Since November 2020, the DPV-VR has been included on the WHO’s prequalification list of medicines. This followed the positive scientific opinion from the European Medicines Agency (EMA) under Article 58 on the use of the DPV-VR for HIV prevention, which was granted in July 2020.
At a recent WHO Guideline Development Group meeting, the Group formulated a conditional recommendation supporting offer of the DPV-VR. The Group assessed that the benefits of the DPV-VR outweigh the harms based on a systematic review and meta-analysis of the scientific evidence presented to them. This evidence included the cost–effectiveness of the dapivirine vaginal ring, acceptability, demonstrated feasibility, and the potential to increase equity as an additional prevention choice, noting some variability in effectiveness in younger age groups and limited data regarding use among pregnant and breastfeeding women.
The Guideline Development Group outlined implementation considerations and research gaps to be considered in rollout of this product. These included addressing the provision of the DPV-VR as part of comprehensive services; ensuring women are offered full information in order to make an informed choice about the benefits and potential risks when considering to use the ring; adolescent girls and young women may need more support during initiation and for continuation; acceptability among women from key population groups; additional adherence support and demand creation; training and support for providers to understand and be able to offer this new product; further information on safety in pregnancy and breastfeeding and cost-effectiveness.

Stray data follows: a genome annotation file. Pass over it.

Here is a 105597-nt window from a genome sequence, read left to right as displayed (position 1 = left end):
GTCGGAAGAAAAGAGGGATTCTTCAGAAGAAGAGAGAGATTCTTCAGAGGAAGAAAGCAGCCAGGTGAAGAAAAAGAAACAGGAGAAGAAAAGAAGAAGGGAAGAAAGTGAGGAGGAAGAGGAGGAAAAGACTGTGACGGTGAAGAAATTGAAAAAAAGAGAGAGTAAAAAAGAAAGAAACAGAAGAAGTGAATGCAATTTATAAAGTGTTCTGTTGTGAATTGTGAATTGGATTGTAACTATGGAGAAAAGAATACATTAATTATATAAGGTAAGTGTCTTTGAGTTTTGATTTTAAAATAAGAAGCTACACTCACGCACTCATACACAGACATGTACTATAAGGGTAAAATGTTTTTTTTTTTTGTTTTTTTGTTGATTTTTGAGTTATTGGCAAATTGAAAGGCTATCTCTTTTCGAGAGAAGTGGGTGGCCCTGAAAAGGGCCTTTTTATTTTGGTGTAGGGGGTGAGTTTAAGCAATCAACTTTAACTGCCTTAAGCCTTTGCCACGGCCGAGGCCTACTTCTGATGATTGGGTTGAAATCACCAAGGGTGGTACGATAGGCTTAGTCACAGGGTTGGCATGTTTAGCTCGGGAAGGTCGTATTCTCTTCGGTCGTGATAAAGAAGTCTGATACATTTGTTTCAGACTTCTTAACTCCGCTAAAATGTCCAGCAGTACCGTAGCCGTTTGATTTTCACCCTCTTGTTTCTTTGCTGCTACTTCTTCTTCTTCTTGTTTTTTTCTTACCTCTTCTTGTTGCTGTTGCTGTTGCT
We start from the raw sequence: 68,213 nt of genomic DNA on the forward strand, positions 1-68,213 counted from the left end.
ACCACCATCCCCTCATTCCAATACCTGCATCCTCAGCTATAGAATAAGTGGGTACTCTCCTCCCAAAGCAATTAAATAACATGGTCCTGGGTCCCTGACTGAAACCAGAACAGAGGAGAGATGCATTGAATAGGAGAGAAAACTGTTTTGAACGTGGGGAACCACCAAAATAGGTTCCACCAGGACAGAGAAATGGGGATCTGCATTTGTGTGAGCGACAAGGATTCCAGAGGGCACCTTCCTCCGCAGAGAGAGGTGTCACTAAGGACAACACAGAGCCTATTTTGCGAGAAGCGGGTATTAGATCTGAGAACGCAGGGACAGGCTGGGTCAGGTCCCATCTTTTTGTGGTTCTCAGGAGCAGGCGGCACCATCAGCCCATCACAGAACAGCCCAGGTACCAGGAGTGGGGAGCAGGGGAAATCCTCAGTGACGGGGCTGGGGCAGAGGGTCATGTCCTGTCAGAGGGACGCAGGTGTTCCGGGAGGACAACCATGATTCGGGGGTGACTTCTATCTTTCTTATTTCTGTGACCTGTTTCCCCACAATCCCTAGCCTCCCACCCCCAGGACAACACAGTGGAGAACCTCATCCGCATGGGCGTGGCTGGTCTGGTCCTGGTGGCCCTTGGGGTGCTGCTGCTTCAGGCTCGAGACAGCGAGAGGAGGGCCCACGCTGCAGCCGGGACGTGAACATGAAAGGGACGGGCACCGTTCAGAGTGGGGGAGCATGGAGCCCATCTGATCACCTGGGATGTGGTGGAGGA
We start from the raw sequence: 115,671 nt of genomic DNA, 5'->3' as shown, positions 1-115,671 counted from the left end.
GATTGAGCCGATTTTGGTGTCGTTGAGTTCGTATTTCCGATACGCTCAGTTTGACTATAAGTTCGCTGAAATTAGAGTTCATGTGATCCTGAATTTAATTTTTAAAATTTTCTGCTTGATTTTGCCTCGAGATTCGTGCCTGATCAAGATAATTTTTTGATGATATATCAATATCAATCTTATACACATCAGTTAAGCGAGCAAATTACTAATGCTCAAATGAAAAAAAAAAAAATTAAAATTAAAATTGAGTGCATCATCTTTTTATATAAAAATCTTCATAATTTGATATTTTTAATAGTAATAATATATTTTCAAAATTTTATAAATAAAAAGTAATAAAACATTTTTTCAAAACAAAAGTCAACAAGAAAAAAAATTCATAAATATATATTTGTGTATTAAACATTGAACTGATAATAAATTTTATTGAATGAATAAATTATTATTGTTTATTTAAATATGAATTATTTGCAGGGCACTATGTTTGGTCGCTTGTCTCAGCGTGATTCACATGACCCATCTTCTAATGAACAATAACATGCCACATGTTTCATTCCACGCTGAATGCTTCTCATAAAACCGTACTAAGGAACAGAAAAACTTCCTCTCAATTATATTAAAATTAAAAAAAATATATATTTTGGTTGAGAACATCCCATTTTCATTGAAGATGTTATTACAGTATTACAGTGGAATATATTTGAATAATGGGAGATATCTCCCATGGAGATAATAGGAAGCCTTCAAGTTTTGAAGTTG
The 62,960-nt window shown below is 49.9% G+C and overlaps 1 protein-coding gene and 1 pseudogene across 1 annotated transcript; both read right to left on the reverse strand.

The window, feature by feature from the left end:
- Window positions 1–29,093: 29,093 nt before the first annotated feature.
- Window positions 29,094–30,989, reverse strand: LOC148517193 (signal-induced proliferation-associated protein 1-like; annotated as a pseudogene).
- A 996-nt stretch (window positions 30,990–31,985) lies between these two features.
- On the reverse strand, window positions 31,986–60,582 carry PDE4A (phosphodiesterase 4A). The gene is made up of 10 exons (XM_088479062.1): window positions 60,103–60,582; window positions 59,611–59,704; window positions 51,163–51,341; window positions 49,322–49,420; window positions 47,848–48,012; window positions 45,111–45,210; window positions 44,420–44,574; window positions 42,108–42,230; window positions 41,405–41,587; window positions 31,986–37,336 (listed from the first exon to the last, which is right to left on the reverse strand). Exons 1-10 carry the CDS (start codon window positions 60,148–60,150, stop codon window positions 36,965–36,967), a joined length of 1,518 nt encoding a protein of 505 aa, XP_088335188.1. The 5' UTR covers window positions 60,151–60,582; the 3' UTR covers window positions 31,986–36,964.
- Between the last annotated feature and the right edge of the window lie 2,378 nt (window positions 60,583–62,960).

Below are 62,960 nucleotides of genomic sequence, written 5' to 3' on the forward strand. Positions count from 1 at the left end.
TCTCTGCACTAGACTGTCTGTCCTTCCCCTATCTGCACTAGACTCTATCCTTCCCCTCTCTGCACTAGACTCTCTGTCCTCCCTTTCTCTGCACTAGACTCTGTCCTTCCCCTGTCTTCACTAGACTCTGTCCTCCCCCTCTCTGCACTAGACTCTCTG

WHO stresses that when providing HIV prevention services for women it is important to provide these alongside other services including the offer of other HIV prevention choices, STI diagnosis and treatment, the offer of voluntary partner services, HIV testing and links to antiretroviral therapy for all women who test positive, and a range of contraception options. Services must also be provided for women who experience intimate partner violence and health care workers need training to provide services that are respectful and inclusive of women in all their diversity.